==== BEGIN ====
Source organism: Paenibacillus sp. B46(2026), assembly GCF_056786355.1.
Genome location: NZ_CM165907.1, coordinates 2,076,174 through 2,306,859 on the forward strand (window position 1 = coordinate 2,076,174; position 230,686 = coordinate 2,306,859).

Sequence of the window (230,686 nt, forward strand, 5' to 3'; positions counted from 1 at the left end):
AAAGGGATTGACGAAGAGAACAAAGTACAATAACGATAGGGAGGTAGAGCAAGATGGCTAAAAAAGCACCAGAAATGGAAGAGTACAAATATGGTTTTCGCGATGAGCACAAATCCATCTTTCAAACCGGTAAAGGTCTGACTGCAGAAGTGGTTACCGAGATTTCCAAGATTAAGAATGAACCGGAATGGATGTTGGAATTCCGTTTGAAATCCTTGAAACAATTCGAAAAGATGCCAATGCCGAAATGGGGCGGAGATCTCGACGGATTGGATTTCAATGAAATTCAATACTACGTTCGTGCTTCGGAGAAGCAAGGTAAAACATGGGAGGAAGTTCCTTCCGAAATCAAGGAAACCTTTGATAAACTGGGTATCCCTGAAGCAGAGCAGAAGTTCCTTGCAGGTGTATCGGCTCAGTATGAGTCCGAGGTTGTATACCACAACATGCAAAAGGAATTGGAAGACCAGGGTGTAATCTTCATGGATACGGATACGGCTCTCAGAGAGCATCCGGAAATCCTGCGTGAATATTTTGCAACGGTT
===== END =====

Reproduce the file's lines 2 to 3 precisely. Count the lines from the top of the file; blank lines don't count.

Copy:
Genome location: NZ_CM165907.1, coordinates 2,076,174 through 2,306,859 on the forward strand (window position 1 = coordinate 2,076,174; position 230,686 = coordinate 2,306,859).

Sequence of the window (230,686 nt, forward strand, 5' to 3'; positions counted from 1 at the left end):